Skip to comments.Disrupting the Infamy Game: How to Change the Coverage of Mass Shootings
Posted on 07/23/2012 5:47:08 PM PDT by marktwain
Anyone remember a fourth-century-BC Greek named Herostratus? He's the guy whose name history has recorded solely on account of his having burned down the Temple of Artemis at Ephesus, one of the Seven Wonders of the World, in 356 BCE -- so that history would record his name.
In a 1993 paper called "Ethical Problems of Mass Murder Coverage in the Mass Media, published in the Journal of Mass Media Ethics, Clayton Cramer explored a variation on the question my colleague Robert Wright is rightly asking now, following Roger Ebert's New York Times op-ed on Friday: Given that intense media coverage of mass killings (a) plays straight into the perpetrators' tendency to want recognition for their crimes, and (b) encourages copycat iterations, can major media outlets police themselves not to play into these dynamics?
Wright's question: "... is it too much to hope that a norm along those lines could develop? That major media players -- the Times, the Washington Post, the major broadcast and cable news networks, for starters -- could agree to stop featuring images of accused mass killers?"
Cramer's, almost 20 years ago:
Can we develop a code of ethics that resolves this problem? Let us consider the following as a first draft of such a standard: "A crime of violence should be given attention proportionate to its size, relative to other crimes of violence, and relative to the importance of its victim. Violent crime of all types should be given attention, relative to other causes of suffering, proportionate to its social costs." We must develop a strategy for dealing with this problem now -- before another disturbed person decides to claim his fifteen minutes of fame.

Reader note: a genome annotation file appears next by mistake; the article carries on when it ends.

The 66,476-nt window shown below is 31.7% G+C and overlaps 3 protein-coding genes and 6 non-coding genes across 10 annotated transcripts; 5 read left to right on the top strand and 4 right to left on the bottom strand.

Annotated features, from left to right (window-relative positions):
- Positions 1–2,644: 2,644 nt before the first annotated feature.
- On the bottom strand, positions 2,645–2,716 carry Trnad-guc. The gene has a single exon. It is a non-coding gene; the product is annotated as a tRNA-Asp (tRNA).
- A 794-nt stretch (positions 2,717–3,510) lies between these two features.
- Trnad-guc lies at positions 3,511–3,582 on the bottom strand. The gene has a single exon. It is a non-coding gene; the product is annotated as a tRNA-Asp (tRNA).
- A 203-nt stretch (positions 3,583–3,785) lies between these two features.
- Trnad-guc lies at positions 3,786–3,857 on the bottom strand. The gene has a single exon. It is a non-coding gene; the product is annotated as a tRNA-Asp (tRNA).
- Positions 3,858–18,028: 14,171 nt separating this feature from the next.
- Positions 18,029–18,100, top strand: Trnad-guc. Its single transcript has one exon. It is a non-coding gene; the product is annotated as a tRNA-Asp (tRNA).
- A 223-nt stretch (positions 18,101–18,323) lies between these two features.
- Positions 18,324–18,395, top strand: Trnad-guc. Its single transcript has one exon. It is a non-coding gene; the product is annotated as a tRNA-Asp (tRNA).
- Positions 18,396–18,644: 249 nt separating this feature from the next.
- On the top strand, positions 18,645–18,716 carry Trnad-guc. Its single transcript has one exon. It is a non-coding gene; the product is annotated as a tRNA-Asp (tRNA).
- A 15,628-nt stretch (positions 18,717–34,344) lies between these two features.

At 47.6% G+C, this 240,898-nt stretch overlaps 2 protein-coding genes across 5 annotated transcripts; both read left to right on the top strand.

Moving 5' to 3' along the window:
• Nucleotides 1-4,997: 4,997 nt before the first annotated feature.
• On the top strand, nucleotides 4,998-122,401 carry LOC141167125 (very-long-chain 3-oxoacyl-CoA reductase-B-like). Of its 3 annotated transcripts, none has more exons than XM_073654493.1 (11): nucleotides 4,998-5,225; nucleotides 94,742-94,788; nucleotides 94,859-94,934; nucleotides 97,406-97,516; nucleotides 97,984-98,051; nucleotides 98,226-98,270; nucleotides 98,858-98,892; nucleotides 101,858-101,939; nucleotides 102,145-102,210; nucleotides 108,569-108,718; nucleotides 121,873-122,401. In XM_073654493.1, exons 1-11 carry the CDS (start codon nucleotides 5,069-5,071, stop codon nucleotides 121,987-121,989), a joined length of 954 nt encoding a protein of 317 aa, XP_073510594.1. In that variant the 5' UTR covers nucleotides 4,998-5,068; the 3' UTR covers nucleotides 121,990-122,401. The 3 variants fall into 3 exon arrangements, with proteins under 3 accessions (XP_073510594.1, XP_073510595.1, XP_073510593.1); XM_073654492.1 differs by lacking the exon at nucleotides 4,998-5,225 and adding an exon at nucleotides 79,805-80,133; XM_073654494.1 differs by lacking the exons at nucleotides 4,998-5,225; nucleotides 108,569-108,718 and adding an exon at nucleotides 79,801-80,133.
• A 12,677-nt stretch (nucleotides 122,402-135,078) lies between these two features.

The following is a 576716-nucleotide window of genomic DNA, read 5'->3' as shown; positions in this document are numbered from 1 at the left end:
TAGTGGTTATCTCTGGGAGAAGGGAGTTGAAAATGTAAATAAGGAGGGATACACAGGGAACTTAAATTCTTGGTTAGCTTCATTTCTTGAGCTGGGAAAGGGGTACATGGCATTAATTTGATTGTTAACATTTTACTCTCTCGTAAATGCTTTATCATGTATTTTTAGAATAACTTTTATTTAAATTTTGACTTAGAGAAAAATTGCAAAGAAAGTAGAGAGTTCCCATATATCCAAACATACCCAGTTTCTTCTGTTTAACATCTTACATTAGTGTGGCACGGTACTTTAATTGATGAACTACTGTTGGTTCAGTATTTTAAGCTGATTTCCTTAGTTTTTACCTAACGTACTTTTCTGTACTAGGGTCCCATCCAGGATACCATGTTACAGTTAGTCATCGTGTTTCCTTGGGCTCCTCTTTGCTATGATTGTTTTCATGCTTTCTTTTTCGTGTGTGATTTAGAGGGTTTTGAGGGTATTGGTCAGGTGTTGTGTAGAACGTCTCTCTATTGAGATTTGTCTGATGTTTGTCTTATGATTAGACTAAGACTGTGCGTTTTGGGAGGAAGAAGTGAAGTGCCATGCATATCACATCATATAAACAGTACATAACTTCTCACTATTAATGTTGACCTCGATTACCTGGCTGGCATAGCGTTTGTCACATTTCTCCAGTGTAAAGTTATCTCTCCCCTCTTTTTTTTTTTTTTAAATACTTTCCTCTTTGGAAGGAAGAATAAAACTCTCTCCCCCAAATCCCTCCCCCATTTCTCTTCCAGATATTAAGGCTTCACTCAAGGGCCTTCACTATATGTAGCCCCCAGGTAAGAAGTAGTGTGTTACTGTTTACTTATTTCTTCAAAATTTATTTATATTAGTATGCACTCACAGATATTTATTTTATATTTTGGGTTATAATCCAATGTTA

Can we develop such a code of ethics? Yes, we can.
(Excerpt) Read more at theatlantic.com ...
” Yes, the MSM has become the means to immortality for these homicidal misfits. “
The other side of the coin - why allow Islamists, OWSers, Holder’s People, and the like, any more anonymity than they already enjoy at the hands of the MSM??
I get a little tired of hearing about it after a while. It’s a tragedy for sure, but it gets run into the ground. Just hang the psycho and be done with it.
The MSM has become the “Attack Shark” of journalism, going in for the “media kill” (i.e. “scoop”) at the first smell of blood (the victim(s) be damned).
I speak as an old card-carrying journalist. I remember when professional ethics ran strong among the old-timers (except for the Walter Duranty’s of the New York Times (i.e. Herbert Matthews and Castro;) Karen DeYoung, Wash. Post; Woodward, Wash. Post; Kwitney, WSJ; Anthony Lewis, NYT; etc.)
Today most MSM (not the average reporter) journalists and many cable news egotrippers (Geraldo Rivera, Amanapour, Brian Ross, James Gregory, and the MSNBC/CNN bimbos) have very little in the way of ethics, with accuracy not being a major consideration, nor a lot of knowledge about the topics they cover. I think Amanapour knows a lot but only presents selected information.
We formed Accuracy in Media in 1969 to fight this type of liberal/leftist crap and here we are, in 2012, fighting the same stuff but this time it is even worse.
Only an outraged citizenry can change this situation.